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Juana Barraza

Dec 27, 1957

Juana Dayanara Barraza Samperio is a Mexican serial killer known as "La Mataviejitas" (The Little Old Lady Killer). She was sentenced to 759 years in prison for the killing of 16 elderly women. Sentences imposed in Mexican courts are generally served concurrently, but the maximum sentence under Mexican law is 60 years.

The first murder attributed to Mataviejitas has been dated to the late 1990s and to a specific killing on 17 November 2003.

Barraza’s crimes remained unsolved for a significant period, and her modus operandi led the authorities to believe that the killings were the work of multiple perpetrators. The chief prosecutor in Mexico City initially profiled the killer as having “a brilliant mind, being quite clever and careful and suggested that the killer struck after gaining the trust of the intended victim. Investigating officers suspected that the killer posed as a government official, offering victims the chance to sign up for welfare programs. At one point, the police hypothesized that two killers might be involved.

There was never any consideration that the killer was a female.

There are various estimates as to the total number of the Mataviejitas victims, with estimates ranging from 42 to 48 deaths.

Barraza gained access to the homes of single elderly female victims by posing as a government social or a nurse or simply offering to help carry items into a home. Once inside, she would strangle her victims with a stethoscope or other ligature. She would steal valuable belongings, much of which was silver, and quietly leave the building.

Mexico’s silver abundance made it an important form of currency. Silver working guilds gained prestige and power in creating coins, silverware, religious medallions, crosses, liturgical items and decorations.

Barraza’s stolen silver was sold or pawned for profit.

In 2006, she strangled an 82-year-old woman with a stethoscope. As she was leaving the home, a woman who was renting a room arrived, and she called the police. Barraza was found guilty of the murders of 16 elderly women - it is suspected that the actual number of her victims might be 49.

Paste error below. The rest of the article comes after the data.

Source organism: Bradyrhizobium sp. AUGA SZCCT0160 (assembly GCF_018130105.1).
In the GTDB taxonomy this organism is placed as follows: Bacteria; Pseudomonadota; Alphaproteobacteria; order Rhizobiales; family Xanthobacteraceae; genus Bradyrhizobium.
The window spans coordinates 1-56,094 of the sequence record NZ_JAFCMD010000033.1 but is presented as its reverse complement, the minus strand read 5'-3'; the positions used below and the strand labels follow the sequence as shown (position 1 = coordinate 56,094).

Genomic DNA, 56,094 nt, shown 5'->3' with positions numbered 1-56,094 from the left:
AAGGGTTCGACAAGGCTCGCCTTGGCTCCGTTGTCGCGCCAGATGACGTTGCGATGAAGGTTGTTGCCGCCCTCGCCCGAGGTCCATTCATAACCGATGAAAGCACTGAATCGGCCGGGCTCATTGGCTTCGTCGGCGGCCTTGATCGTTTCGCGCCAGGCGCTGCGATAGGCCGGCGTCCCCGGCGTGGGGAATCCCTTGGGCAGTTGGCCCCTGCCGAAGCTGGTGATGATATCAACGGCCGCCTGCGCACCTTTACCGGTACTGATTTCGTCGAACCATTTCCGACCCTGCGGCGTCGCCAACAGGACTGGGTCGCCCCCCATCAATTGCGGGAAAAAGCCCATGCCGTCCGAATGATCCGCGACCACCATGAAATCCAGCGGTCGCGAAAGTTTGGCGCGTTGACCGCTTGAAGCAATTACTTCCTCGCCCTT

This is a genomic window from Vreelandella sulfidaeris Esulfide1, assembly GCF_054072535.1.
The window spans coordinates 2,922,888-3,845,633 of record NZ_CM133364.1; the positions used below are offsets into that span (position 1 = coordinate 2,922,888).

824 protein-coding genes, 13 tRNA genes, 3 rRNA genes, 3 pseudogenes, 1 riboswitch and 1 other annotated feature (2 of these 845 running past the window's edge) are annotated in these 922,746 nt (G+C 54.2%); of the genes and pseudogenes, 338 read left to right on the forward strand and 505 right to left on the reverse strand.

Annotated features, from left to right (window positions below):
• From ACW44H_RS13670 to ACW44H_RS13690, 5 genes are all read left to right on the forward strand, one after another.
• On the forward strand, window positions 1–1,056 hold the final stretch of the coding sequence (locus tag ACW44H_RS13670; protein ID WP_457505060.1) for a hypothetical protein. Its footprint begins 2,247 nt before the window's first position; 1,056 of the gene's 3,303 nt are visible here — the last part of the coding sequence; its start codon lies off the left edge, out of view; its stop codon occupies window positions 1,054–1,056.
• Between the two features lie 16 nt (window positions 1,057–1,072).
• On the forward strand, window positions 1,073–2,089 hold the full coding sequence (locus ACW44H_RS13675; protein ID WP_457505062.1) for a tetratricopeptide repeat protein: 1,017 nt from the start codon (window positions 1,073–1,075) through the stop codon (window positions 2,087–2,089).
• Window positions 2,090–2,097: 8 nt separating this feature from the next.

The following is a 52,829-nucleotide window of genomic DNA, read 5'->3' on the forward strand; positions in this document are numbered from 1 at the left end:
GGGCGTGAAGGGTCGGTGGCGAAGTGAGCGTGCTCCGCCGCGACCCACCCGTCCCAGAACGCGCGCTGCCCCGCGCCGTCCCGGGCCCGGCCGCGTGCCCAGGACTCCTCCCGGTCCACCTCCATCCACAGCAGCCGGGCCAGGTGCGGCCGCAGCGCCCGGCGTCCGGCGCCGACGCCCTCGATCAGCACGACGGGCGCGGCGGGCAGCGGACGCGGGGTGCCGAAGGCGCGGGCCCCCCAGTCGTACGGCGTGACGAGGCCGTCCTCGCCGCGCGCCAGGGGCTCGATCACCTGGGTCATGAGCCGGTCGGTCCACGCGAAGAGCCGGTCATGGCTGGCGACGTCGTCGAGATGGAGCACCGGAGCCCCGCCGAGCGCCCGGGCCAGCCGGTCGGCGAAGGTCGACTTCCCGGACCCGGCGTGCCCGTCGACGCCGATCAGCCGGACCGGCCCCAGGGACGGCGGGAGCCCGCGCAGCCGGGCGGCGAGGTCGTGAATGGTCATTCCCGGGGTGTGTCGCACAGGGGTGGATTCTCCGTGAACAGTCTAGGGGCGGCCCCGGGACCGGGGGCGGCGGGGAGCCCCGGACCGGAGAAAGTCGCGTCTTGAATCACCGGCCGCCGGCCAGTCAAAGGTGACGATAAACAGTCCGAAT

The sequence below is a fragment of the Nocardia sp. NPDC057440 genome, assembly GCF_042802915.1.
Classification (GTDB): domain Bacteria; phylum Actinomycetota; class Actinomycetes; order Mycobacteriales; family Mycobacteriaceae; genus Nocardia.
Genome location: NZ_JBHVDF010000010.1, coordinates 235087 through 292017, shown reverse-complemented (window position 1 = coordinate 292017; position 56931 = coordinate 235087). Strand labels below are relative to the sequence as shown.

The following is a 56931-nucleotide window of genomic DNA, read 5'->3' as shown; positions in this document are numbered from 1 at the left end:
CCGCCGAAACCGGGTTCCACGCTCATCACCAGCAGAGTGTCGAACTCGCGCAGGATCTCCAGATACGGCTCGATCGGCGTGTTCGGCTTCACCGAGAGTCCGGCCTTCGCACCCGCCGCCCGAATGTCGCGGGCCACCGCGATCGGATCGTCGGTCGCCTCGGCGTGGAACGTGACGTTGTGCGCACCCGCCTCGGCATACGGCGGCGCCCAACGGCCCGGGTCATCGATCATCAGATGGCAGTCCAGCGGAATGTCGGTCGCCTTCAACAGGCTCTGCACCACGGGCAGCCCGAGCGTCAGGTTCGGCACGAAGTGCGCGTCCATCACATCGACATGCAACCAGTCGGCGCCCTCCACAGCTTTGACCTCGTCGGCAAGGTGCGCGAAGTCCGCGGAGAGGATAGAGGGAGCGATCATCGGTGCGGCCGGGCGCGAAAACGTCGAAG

After Juana Barraza's arrest, the Mataviejitas case was officially closed despite more than 30 unresolved cases.

Juana Barraza Samperio was born in Epazoyucan, Hidalgo, a rural area north of Mexico City. She made a name for herself as a luchadora (wrestler/fighter), a popular Mexican sport.

Her hatred appears to be from her treatment in a broken home. Her father, who was in law enforcement, died when she was young. Her mother, Justa Samperio, was an alcoholic sex worker. As a child, her mother gave her away, for the first time, when she was 12 years old, for three beers, to an old man who repeatedly raped her - and fathered the first of her four children. She had four children in total - her eldest son died from injuries sustained in a mugging.

She moved to Mexico City, where she worked as a popular professional wrestler under the ring name of La Dama del Silencio (The Lady of Silence). She had a strong following in lucha libre, a form of Mexican masked professional wrestling.

She associated her elderly victims with her mother and believed that she was helping society by killing them. All of Barraza's victims were women aged 60 or over, many of whom lived alone. Barraza bludgeoned or strangled them before robbing them.

Barraza has been married and divorced, has children, and has been portrayed in a Netflix TV series called Mujer, Casos de la Vida Real and many other types of media–none of which have fully explained her involvement with Mexican silver.

Last Updated on: 2024-02-28